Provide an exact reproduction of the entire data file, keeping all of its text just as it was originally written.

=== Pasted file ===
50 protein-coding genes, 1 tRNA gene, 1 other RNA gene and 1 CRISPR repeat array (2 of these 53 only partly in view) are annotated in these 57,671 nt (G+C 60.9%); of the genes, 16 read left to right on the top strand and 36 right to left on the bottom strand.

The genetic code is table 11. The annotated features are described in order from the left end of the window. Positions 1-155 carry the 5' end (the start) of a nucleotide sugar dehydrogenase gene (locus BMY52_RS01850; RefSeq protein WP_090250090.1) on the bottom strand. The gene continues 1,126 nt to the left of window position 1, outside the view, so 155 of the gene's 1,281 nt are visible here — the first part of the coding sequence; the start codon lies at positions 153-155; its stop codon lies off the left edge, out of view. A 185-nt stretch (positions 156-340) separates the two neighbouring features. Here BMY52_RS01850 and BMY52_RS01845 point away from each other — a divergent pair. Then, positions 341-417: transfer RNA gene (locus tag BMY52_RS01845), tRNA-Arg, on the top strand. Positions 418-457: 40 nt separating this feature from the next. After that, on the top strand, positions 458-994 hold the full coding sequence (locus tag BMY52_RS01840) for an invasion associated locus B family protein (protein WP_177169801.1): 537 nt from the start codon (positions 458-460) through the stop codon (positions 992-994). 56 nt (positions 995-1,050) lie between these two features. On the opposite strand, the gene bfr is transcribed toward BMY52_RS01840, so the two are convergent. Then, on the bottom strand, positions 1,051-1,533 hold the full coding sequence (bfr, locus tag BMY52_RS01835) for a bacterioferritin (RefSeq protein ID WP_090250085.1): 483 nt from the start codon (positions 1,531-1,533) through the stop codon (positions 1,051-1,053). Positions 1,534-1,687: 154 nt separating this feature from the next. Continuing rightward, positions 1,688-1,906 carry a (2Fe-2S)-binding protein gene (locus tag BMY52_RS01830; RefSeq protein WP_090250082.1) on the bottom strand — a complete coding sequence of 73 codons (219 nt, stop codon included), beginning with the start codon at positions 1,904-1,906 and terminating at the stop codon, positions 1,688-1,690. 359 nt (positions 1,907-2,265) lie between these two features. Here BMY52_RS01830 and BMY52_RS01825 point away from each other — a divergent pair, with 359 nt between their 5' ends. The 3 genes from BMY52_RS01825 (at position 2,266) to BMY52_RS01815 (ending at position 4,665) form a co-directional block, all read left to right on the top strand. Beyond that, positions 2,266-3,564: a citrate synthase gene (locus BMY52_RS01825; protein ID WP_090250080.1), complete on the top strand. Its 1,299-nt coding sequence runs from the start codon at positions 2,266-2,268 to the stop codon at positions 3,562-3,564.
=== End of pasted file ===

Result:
50 protein-coding genes, 1 tRNA gene, 1 other RNA gene and 1 CRISPR repeat array (2 of these 53 only partly in view) are annotated in these 57,671 nt (G+C 60.9%); of the genes, 16 read left to right on the top strand and 36 right to left on the bottom strand.

The genetic code is table 11. The annotated features are described in order from the left end of the window. Positions 1-155 carry the 5' end (the start) of a nucleotide sugar dehydrogenase gene (locus BMY52_RS01850; RefSeq protein WP_090250090.1) on the bottom strand. The gene continues 1,126 nt to the left of window position 1, outside the view, so 155 of the gene's 1,281 nt are visible here — the first part of the coding sequence; the start codon lies at positions 153-155; its stop codon lies off the left edge, out of view. A 185-nt stretch (positions 156-340) separates the two neighbouring features. Here BMY52_RS01850 and BMY52_RS01845 point away from each other — a divergent pair. Then, positions 341-417: transfer RNA gene (locus tag BMY52_RS01845), tRNA-Arg, on the top strand. Positions 418-457: 40 nt separating this feature from the next. After that, on the top strand, positions 458-994 hold the full coding sequence (locus tag BMY52_RS01840) for an invasion associated locus B family protein (protein WP_177169801.1): 537 nt from the start codon (positions 458-460) through the stop codon (positions 992-994). 56 nt (positions 995-1,050) lie between these two features. On the opposite strand, the gene bfr is transcribed toward BMY52_RS01840, so the two are convergent. Then, on the bottom strand, positions 1,051-1,533 hold the full coding sequence (bfr, locus tag BMY52_RS01835) for a bacterioferritin (RefSeq protein ID WP_090250085.1): 483 nt from the start codon (positions 1,531-1,533) through the stop codon (positions 1,051-1,053). Positions 1,534-1,687: 154 nt separating this feature from the next. Continuing rightward, positions 1,688-1,906 carry a (2Fe-2S)-binding protein gene (locus tag BMY52_RS01830; RefSeq protein WP_090250082.1) on the bottom strand — a complete coding sequence of 73 codons (219 nt, stop codon included), beginning with the start codon at positions 1,904-1,906 and terminating at the stop codon, positions 1,688-1,690. 359 nt (positions 1,907-2,265) lie between these two features. Here BMY52_RS01830 and BMY52_RS01825 point away from each other — a divergent pair, with 359 nt between their 5' ends. The 3 genes from BMY52_RS01825 (at position 2,266) to BMY52_RS01815 (ending at position 4,665) form a co-directional block, all read left to right on the top strand. Beyond that, positions 2,266-3,564: a citrate synthase gene (locus BMY52_RS01825; protein ID WP_090250080.1), complete on the top strand. Its 1,299-nt coding sequence runs from the start codon at positions 2,266-2,268 to the stop codon at positions 3,562-3,564.